Bone metastases

 

Project Description

LEUS-drug interactions: LEUS + bisphosphonate and doxorubicin for the treatment of bone metastases; extension to primary breast tumors

Ultrasound (US) is a non-ionizing pressure wave that can produce mechanical and thermal effects. Bisphosphonates have demonstrated clinical utility in bone metastases treatment. Preclinical studies suggest that bisphosphonates have anticancer activity. However, bisphosphonates exhibit a high affinity for bone mineral, which reduces their bioavailibityfor tumor cells. Ultrasound has been shown to be effective for drug delivery but in interaction with gas bubbles or encapsulated drugs. We examined the effects of a clinically relevant dose of bisphosphonate zoledronate (ZOL) in combination with US. In a bone metastasis model, mice treated with ZOL+US had osteolytic lesions that were 58% smaller than those of ZOL-treated animals as well as a reduced skeletal tumor burden. In a model of primary tumors, ZOL+US treatment reduced by 42% the tumor volume, compared with ZOL-treated animals. Using a fluorescent bisphosphonate, we demonstrated that US forced the release of bisphosphonate from the bone surface, enabling a continuous impregnation of the bone marrow. Additionally, US forced the penetration of ZOL within tumors, as demonstrated by the intratumoralaccumulation of unprenylated Rap1A, a surrogate marker of ZOL antitumor activity. Our results demonstrate the potential of low intensity ultrasound as an effective strategy to force bisphosphonate desorption from bone and its penetration through tumor tissue, enabling bisphosphonate antitumor activity (both in bone and outside bone). Our findings made US a promising modality in oncology to trigger anticancer therapy with bisphosphonates.

Figures

 

Bone metastases Effects of zoledronate (ZOL)

Effects of zoledronate (ZOL), alone or in combination with low-intensity continuous ultrasound (US), on the progression of established breast cancer bone metastases. (a) Radiographic analysis of hind limbs from B02 tumor-bearing mice treated with the vehicle, ZOL or the combination of ZOL with US. Arrows indicate osteolytic lesions. (b) Goldner’s trichrome staining of tissue sections of tibial metaphysis from metastatic legs. Bone is stained green whereas bone marrow and tumor cells (asterisk) are stained brown. (c) upper panels: tartrate-resistant acid phosphatase (TRAP) staining of bone tissue sections of metastatic legs from mice, showing osteoclast resorption surfaces (arrows). Bottom graph: Osteoclast resorption surface was calculated as the ratio of TRAP-positive trabecular bone surface to the total trabecular bone surface at the tumor-bone interface. All images were obtained from different mice on day 32 after tumor cell inoculation. The images shown are examples that best illustrate the effects of the different treatments on bone metastasis formation.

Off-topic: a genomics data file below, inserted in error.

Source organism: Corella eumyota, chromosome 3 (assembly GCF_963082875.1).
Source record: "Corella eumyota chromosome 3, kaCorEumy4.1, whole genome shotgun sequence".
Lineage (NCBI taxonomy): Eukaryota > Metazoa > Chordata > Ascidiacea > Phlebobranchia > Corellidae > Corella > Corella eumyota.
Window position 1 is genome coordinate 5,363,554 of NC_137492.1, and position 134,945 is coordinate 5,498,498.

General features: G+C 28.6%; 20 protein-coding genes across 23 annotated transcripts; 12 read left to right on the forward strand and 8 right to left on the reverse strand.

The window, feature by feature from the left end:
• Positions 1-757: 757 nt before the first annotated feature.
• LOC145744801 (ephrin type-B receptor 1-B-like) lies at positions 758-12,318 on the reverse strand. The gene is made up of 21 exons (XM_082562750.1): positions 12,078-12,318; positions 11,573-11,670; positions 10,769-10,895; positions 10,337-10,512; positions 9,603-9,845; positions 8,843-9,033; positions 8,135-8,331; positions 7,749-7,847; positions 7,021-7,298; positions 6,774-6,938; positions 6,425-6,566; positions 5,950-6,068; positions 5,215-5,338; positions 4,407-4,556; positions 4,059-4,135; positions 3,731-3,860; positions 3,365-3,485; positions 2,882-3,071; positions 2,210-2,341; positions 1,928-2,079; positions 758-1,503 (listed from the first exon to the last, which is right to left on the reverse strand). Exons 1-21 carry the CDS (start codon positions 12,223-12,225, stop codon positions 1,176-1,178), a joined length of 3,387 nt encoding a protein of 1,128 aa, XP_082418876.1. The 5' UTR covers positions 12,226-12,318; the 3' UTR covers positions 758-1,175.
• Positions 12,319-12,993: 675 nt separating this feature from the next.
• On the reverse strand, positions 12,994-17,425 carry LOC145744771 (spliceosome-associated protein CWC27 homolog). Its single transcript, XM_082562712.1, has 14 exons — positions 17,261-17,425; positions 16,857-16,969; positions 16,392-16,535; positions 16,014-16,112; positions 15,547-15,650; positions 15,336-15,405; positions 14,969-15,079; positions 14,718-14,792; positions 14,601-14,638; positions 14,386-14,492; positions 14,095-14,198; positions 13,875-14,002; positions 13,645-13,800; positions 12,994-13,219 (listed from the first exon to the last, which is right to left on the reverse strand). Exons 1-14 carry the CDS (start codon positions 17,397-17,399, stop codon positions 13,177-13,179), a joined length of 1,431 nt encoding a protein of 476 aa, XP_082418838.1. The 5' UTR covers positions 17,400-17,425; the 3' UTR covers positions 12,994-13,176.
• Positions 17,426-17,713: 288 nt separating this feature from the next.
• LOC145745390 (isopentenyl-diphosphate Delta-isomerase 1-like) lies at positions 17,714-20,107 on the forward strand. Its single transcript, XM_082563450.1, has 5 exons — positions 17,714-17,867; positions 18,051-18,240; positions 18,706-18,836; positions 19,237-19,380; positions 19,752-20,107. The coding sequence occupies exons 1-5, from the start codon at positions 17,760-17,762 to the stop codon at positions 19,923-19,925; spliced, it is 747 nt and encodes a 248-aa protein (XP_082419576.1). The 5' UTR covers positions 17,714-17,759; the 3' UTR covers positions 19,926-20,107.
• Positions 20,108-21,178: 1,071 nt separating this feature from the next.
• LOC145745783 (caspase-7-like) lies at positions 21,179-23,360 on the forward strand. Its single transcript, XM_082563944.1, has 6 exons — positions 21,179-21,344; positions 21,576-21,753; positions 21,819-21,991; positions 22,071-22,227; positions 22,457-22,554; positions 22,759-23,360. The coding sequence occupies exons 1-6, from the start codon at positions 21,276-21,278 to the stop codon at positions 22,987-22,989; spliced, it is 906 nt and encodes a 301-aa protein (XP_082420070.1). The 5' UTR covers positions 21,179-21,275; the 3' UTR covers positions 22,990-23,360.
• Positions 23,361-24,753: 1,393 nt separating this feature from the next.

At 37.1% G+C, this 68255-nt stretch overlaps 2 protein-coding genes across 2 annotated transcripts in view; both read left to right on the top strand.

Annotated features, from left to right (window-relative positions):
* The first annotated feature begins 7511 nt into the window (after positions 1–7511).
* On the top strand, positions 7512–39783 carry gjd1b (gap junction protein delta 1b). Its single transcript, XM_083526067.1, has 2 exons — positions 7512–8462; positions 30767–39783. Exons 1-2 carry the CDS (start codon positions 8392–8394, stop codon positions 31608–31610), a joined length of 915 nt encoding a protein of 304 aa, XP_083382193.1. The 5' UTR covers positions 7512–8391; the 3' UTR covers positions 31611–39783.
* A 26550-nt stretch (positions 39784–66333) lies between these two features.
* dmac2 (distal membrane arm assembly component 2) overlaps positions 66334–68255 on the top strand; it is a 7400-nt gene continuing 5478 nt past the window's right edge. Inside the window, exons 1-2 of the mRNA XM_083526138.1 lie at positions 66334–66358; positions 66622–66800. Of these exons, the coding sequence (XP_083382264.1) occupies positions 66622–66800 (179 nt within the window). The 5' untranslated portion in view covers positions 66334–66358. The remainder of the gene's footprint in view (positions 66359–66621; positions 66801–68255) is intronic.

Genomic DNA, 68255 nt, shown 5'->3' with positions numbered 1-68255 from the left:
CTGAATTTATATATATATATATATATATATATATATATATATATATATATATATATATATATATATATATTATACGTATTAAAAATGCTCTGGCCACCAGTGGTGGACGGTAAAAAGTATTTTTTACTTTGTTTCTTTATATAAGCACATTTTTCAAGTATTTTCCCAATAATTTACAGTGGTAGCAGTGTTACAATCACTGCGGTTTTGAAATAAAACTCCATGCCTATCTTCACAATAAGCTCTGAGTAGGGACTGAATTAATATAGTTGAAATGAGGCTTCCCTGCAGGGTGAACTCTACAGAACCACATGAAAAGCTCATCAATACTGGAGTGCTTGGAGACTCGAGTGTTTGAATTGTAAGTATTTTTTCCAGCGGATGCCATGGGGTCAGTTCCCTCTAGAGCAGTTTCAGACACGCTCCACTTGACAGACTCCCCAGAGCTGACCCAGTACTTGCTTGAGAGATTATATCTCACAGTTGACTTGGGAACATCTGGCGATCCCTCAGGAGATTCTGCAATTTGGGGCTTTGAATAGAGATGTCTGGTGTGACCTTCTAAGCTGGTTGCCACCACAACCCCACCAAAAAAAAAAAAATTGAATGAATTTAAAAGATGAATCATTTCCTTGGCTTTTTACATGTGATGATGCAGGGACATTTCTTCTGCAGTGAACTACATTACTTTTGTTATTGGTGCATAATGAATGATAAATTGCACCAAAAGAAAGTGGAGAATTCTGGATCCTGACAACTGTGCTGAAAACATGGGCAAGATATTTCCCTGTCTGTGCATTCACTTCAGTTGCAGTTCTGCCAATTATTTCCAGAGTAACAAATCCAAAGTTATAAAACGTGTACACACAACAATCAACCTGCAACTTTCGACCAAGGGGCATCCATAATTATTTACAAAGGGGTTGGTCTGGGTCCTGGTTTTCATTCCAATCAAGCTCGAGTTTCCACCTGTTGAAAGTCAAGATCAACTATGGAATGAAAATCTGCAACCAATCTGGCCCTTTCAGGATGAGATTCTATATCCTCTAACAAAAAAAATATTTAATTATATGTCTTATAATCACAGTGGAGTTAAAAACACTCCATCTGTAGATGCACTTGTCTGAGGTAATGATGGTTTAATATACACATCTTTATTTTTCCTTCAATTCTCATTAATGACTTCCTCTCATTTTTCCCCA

Bone metastases Effects of zoledronate (ZOL)

Effects of zoledronate (ZOL), alone or in combination with low-intensity continuous ultrasound (US), on B02 skeletal tumor burden. (a) Quantification of CD31-positive blood vessels within skeletal tumors. Right-hand panels: immunostaining of CD31-positive blood vessels (arrows) within skeletal tumors from animals treated with ZOL or ZOL + daily US. (b) Quantification of tumor-cell proliferation, as judged by the percentage of Ki-67–positive nuclei. Right-hand panels: Ki-67 nuclear antigen immunostaining within skeletal tumors from animals treated with ZOL or ZOL + daily US. Proliferative cells are stained brown. (c) Immunodetection of unprenylated and total Rap1A in protein extracts from skeletal tumors of animals treated with the vehicle, ZOL or ZOL+US. Cropped gels are presented. Full-length blots are presented in Supplementary Figure 6. Tubulin was used as a control for equal protein loading. All data were obtained from different mice on day 32 after tumor cell inoculation. The images shown are examples that best illustrate the effects of the different treatments on bone metastasis formation. 

Funding sources

  • SATT LUTECH (LRTCA)
  • ANR T-ERC 2016 (LabTAU, INSERM)

Staff

LabTau Staff

  • PIs: David MELODELIMA (DR INSERM)
  • co-PIs: Philippe CLEZARDIN (DR INSERM, Directeur du Lyos)
  • Students: Sophie TARDOSKI (Doctorante), IshmaèneBENZAÏD (Postdoctorante), Jacqueline NGO (Ingénieure)

Collaborations

Publications

  • RAS